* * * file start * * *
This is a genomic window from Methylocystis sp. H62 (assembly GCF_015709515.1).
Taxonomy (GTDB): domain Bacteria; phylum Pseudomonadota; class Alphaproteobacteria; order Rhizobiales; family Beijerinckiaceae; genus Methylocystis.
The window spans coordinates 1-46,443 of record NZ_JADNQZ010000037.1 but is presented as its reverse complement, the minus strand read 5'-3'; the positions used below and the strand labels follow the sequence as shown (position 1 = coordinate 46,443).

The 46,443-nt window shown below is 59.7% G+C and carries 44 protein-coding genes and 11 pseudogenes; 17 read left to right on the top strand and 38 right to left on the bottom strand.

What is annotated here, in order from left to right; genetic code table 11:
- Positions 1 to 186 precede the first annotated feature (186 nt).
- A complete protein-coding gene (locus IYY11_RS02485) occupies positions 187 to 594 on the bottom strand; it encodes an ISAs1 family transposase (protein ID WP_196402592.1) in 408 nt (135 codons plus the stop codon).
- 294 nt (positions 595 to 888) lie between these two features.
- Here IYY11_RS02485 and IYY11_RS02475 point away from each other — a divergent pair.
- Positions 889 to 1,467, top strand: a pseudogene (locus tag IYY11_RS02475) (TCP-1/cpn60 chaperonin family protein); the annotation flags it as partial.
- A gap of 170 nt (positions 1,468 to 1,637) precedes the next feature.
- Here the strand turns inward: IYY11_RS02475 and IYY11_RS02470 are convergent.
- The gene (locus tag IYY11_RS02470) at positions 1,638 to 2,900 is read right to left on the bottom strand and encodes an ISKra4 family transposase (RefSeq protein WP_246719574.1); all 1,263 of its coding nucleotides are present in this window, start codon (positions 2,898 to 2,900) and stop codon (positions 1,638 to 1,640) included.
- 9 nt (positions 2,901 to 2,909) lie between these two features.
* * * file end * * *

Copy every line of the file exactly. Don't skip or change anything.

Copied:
This is a genomic window from Methylocystis sp. H62 (assembly GCF_015709515.1).
Taxonomy (GTDB): domain Bacteria; phylum Pseudomonadota; class Alphaproteobacteria; order Rhizobiales; family Beijerinckiaceae; genus Methylocystis.
The window spans coordinates 1-46,443 of record NZ_JADNQZ010000037.1 but is presented as its reverse complement, the minus strand read 5'-3'; the positions used below and the strand labels follow the sequence as shown (position 1 = coordinate 46,443).

The 46,443-nt window shown below is 59.7% G+C and carries 44 protein-coding genes and 11 pseudogenes; 17 read left to right on the top strand and 38 right to left on the bottom strand.

What is annotated here, in order from left to right; genetic code table 11:
- Positions 1 to 186 precede the first annotated feature (186 nt).
- A complete protein-coding gene (locus IYY11_RS02485) occupies positions 187 to 594 on the bottom strand; it encodes an ISAs1 family transposase (protein ID WP_196402592.1) in 408 nt (135 codons plus the stop codon).
- 294 nt (positions 595 to 888) lie between these two features.
- Here IYY11_RS02485 and IYY11_RS02475 point away from each other — a divergent pair.
- Positions 889 to 1,467, top strand: a pseudogene (locus tag IYY11_RS02475) (TCP-1/cpn60 chaperonin family protein); the annotation flags it as partial.
- A gap of 170 nt (positions 1,468 to 1,637) precedes the next feature.
- Here the strand turns inward: IYY11_RS02475 and IYY11_RS02470 are convergent.
- The gene (locus tag IYY11_RS02470) at positions 1,638 to 2,900 is read right to left on the bottom strand and encodes an ISKra4 family transposase (RefSeq protein WP_246719574.1); all 1,263 of its coding nucleotides are present in this window, start codon (positions 2,898 to 2,900) and stop codon (positions 1,638 to 1,640) included.
- 9 nt (positions 2,901 to 2,909) lie between these two features.